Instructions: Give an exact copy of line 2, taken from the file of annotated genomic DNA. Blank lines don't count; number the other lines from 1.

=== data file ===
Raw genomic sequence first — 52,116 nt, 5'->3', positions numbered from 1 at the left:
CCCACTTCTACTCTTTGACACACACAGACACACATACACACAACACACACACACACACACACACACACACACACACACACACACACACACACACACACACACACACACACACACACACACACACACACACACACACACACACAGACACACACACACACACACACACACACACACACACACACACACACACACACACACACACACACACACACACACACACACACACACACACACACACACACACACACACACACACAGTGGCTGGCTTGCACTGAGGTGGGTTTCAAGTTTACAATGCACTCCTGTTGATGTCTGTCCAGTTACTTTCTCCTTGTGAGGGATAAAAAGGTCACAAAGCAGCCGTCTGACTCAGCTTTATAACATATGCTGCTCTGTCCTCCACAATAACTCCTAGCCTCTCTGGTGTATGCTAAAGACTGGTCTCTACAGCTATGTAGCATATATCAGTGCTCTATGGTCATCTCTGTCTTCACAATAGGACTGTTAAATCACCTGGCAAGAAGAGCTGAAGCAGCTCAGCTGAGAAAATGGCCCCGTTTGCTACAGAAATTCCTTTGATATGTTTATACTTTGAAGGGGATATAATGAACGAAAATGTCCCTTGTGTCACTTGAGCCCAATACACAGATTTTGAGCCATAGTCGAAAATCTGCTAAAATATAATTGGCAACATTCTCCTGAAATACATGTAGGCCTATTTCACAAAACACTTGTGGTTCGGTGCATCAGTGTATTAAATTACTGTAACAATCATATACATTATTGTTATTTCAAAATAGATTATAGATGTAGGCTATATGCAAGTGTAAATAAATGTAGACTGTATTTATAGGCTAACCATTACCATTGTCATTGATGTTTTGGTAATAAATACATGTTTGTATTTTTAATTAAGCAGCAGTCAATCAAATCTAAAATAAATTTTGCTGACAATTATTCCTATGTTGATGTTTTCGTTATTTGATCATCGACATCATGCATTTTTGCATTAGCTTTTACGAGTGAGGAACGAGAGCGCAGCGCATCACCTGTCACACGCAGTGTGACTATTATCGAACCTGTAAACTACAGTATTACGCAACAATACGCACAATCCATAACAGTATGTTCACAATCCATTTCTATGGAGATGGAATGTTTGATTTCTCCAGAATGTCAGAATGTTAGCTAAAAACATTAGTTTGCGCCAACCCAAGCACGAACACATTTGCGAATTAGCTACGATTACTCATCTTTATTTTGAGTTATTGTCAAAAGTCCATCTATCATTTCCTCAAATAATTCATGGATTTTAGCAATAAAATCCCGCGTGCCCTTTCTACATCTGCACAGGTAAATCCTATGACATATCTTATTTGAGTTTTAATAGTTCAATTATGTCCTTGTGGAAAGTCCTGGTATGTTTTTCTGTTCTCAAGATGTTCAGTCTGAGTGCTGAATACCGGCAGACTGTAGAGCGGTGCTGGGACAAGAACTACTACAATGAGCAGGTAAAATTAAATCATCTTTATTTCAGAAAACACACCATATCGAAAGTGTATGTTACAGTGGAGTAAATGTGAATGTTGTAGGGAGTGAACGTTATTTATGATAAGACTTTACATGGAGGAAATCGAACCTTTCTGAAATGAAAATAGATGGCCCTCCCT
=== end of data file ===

CCCACTTCTACTCTTTGACACACACAGACACACATACACACAACACACACACACACACACACACACACACACACACACACACACACACACACACACACACACACACACACACACACACACACACACACACACACACACACACAGACACACACACACACACACACACACACACACACACACACACACACACACACACACACACACACACACACACACACACACACACACACACACACACACACACACACACACACACAGTGGCTGGCTTGCACTGAGGTGGGTTTCAAGTTTACAATGCACTCCTGTTGATGTCTGTCCAGTTACTTTCTCCTTGTGAGGGATAAAAAGGTCACAAAGCAGCCGTCTGACTCAGCTTTATAACATATGCTGCTCTGTCCTCCACAATAACTCCTAGCCTCTCTGGTGTATGCTAAAGACTGGTCTCTACAGCTATGTAGCATATATCAGTGCTCTATGGTCATCTCTGTCTTCACAATAGGACTGTTAAATCACCTGGCAAGAAGAGCTGAAGCAGCTCAGCTGAGAAAATGGCCCCGTTTGCTACAGAAATTCCTTTGATATGTTTATACTTTGAAGGGGATATAATGAACGAAAATGTCCCTTGTGTCACTTGAGCCCAATACACAGATTTTGAGCCATAGTCGAAAATCTGCTAAAATATAATTGGCAACATTCTCCTGAAATACATGTAGGCCTATTTCACAAAACACTTGTGGTTCGGTGCATCAGTGTATTAAATTACTGTAACAATCATATACATTATTGTTATTTCAAAATAGATTATAGATGTAGGCTATATGCAAGTGTAAATAAATGTAGACTGTATTTATAGGCTAACCATTACCATTGTCATTGATGTTTTGGTAATAAATACATGTTTGTATTTTTAATTAAGCAGCAGTCAATCAAATCTAAAATAAATTTTGCTGACAATTATTCCTATGTTGATGTTTTCGTTATTTGATCATCGACATCATGCATTTTTGCATTAGCTTTTACGAGTGAGGAACGAGAGCGCAGCGCATCACCTGTCACACGCAGTGTGACTATTATCGAACCTGTAAACTACAGTATTACGCAACAATACGCACAATCCATAACAGTATGTTCACAATCCATTTCTATGGAGATGGAATGTTTGATTTCTCCAGAATGTCAGAATGTTAGCTAAAAACATTAGTTTGCGCCAACCCAAGCACGAACACATTTGCGAATTAGCTACGATTACTCATCTTTATTTTGAGTTATTGTCAAAAGTCCATCTATCATTTCCTCAAATAATTCATGGATTTTAGCAATAAAATCCCGCGTGCCCTTTCTACATCTGCACAGGTAAATCCTATGACATATCTTATTTGAGTTTTAATAGTTCAATTATGTCCTTGTGGAAAGTCCTGGTATGTTTTTCTGTTCTCAAGATGTTCAGTCTGAGTGCTGAATACCGGCAGACTGTAGAGCGGTGCTGGGACAAGAACTACTACAATGAGCAGGTAAAATTAAATCATCTTTATTTCAGAAAACACACCATATCGAAAGTGTATGTTACAGTGGAGTAAATGTGAATGTTGTAGGGAGTGAACGTTATTTATGATAAGACTTTACATGGAGGAAATCGAACCTTTCTGAAATGAAAATAGATGGCCCTCCCT